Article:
Quincy officials this morning have shifted their focus from the tide to the streets, as coastal flooding looks to be less of a problem than the steadily falling snow.
School was canceled Friday due to the snow, which was heavy during the morning commute.
“It’s been snowing, that was the major change in the forecast overnight,” said mayoral spokesman Christopher Walker. “It just started snowing and it hasn’t stopped. We’re prepared with a full compliment of cruisers out as of last night, with the only difference is they will be out the rest of the day, as opposed to the morning cleanup from 2 a.m. till 4 a.m.”
The timing made for snarled traffic, Walker said. Though streets are not clogged by flooding, which occurred Thursday morning, the confluence of plows and people on the streets has made both travel and cleanup difficult.
Coupled with a heavy snowfall the city didn’t quite expect, there’s a headache on the horizon for city officials.
“The timing and heaviest snowfall right now is obviously terrible,” Walker said. “People have been trying to get to work, which slows down the plows and just about everything. The past two storms have been overnight or weekends, so we will have to fight through this morning and get it cleaned up throughout the day.”
Despite heavy snowfall, power outages haven’t been too much of an issue, Walker said.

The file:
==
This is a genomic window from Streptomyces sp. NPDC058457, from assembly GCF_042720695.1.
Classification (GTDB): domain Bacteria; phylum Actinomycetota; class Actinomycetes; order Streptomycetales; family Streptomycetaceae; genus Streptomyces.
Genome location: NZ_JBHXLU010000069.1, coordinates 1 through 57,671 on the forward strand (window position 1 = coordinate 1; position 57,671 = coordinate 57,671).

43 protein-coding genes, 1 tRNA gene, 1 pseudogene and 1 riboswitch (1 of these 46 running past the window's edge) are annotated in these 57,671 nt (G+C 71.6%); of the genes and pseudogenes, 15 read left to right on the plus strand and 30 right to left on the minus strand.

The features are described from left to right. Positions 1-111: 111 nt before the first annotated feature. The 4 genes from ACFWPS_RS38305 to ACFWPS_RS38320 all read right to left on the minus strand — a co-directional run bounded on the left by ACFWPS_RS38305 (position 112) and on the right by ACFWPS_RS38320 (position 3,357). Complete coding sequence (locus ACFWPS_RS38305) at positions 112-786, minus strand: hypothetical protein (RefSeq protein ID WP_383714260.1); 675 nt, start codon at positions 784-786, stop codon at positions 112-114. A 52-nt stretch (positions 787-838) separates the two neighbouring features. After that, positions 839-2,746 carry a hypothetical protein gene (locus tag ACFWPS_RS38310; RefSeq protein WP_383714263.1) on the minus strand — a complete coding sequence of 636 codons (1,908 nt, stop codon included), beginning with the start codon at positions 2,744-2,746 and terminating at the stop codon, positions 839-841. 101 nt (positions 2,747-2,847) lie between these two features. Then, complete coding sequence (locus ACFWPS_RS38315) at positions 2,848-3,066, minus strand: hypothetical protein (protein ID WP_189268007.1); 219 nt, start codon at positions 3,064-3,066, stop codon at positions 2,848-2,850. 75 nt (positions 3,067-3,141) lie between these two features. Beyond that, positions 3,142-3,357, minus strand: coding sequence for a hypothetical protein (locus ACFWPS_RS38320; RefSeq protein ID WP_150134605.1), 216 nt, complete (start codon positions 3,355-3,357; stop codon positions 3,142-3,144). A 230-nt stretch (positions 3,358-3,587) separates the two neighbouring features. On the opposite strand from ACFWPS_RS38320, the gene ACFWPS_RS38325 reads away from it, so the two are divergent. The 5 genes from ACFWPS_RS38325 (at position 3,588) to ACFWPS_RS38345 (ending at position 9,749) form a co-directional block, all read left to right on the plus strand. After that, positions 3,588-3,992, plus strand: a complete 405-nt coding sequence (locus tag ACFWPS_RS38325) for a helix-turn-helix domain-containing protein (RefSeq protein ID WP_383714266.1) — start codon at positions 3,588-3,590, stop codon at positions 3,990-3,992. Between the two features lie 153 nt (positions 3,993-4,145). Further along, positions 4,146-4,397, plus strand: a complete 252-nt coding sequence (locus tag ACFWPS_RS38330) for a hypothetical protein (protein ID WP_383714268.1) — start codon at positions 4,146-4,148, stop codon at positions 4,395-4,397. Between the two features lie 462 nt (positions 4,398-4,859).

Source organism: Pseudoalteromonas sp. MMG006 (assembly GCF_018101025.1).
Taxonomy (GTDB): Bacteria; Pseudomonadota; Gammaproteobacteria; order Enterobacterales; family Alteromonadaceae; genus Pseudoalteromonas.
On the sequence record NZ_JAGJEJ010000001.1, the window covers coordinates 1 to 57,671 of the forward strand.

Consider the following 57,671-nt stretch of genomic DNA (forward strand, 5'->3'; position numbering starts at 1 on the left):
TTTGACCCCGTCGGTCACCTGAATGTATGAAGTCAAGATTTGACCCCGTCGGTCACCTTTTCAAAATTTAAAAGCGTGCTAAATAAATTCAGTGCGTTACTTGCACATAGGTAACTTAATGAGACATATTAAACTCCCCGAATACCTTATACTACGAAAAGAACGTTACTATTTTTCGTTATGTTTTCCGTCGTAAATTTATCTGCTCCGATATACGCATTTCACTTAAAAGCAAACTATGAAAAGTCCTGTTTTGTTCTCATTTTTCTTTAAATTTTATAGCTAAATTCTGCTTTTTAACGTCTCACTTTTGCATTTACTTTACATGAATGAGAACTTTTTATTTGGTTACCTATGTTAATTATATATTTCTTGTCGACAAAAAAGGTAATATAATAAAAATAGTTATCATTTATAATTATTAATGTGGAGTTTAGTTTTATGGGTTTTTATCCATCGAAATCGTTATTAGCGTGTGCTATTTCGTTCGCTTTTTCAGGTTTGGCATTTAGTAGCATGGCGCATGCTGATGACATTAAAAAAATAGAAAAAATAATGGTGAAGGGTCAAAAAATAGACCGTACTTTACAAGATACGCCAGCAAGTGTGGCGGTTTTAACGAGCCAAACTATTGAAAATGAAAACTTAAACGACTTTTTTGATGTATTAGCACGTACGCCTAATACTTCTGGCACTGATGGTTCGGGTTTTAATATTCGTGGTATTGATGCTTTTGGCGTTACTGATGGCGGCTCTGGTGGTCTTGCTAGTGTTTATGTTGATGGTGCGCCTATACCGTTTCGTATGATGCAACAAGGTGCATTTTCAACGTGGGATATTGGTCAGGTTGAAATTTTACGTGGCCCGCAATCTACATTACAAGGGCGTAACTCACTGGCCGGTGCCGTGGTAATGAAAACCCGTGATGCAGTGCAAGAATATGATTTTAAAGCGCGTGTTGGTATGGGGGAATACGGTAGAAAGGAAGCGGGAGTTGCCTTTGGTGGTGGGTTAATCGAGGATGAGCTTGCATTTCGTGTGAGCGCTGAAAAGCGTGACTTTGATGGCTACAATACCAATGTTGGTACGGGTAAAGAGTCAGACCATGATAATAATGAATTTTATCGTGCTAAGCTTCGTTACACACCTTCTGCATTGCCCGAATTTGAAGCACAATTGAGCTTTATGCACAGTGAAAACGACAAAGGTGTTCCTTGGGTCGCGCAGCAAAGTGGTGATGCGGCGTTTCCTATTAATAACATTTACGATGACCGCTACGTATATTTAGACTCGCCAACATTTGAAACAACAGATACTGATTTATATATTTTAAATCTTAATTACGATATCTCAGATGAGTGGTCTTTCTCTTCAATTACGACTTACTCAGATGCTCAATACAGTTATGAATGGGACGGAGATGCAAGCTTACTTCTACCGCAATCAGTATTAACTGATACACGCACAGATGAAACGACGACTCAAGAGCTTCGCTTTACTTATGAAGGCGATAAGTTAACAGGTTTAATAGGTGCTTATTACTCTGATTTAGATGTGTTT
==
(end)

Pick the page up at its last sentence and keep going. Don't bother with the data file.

According to a National Grid power outage map, there are no outages in Quincy. Walker said the only report the Emergency Operations Center, open since 4 a.m., had received was that a wire was down.
Walker said that though there hadn’t been much coastal flooding either Thursday evening or Friday morning, the city was still keeping an eye on the water after the high tide at 7:54 a.m.
Though cautious, residents near the ocean were equally optimistic.
“Things are good. A little bit of splash over but not anything, haven’t gotten any home flooding calls or impassable roads. …winds died down and shifted more north, so we’re making it through this one in good shape,” said Ward Councilor Margaret Laforest, who lives in the Hough's Neck neighborhood.
Thursday morning’s high tide ended up being worse than Friday morning’s, she said, agreeing with Walker that the most difficult aspect of the storm is currently the snow.
“I hear it’s tough [driving],” she said. “People are waking up to their day and this is when the snow is falling hardest…the guys are working around the clock, you just got to give them time to clear the roads.”
Walker said clean-up efforts would mainly focus on snow removal throughout the day.